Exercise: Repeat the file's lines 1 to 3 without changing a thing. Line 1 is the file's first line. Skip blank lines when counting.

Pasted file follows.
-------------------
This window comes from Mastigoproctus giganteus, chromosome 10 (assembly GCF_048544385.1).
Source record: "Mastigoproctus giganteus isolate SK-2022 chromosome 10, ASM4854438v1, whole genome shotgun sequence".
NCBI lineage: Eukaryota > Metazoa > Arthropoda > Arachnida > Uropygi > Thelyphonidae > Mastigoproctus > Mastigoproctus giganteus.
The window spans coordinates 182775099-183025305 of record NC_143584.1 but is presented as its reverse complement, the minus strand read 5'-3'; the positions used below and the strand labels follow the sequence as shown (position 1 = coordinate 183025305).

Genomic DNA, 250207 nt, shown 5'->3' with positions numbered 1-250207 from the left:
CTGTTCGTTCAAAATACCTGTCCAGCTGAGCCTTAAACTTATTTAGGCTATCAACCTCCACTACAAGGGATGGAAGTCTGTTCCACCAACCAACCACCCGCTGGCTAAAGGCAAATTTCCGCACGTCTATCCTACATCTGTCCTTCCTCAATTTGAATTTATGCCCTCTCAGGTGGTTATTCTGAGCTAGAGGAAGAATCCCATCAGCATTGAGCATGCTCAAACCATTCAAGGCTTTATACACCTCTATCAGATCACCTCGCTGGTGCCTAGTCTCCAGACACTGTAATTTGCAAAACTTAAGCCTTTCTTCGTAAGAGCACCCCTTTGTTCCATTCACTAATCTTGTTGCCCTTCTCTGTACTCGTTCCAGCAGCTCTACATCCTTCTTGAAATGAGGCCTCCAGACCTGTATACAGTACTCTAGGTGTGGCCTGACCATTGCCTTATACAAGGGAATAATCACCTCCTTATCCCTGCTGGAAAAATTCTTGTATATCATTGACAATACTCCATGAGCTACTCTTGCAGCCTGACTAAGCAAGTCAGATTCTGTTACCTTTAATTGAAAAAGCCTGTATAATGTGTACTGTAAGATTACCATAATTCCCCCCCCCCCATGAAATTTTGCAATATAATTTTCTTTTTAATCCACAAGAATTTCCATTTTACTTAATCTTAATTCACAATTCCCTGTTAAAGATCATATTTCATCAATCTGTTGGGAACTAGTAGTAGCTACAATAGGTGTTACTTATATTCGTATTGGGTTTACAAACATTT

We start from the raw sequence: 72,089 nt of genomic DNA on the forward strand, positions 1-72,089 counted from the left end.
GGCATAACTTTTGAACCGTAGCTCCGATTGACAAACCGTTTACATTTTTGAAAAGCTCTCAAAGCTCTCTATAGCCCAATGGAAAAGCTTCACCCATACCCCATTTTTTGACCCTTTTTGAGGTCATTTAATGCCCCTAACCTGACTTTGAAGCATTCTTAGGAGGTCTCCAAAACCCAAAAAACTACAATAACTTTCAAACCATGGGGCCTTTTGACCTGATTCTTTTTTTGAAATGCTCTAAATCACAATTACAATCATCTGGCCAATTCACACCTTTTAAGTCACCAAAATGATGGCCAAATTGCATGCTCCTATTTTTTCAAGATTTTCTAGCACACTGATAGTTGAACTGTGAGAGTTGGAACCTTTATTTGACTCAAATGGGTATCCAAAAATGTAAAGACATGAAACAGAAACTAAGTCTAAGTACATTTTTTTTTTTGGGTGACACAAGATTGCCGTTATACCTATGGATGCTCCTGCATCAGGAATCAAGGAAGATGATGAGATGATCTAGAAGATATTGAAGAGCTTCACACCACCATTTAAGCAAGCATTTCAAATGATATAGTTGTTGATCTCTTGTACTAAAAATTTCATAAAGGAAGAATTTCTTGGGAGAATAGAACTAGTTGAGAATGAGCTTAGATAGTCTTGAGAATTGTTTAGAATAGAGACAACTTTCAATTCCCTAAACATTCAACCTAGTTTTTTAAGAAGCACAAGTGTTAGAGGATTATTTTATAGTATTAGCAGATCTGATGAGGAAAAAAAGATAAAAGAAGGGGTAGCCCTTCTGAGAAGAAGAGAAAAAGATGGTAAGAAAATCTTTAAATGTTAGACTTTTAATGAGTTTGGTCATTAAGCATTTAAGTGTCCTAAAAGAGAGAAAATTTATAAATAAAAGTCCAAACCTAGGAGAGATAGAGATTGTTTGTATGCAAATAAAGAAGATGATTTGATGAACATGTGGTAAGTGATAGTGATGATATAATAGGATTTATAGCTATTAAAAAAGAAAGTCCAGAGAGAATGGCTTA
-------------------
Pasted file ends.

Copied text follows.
This window comes from Mastigoproctus giganteus, chromosome 10 (assembly GCF_048544385.1).
Source record: "Mastigoproctus giganteus isolate SK-2022 chromosome 10, ASM4854438v1, whole genome shotgun sequence".
NCBI lineage: Eukaryota > Metazoa > Arthropoda > Arachnida > Uropygi > Thelyphonidae > Mastigoproctus > Mastigoproctus giganteus.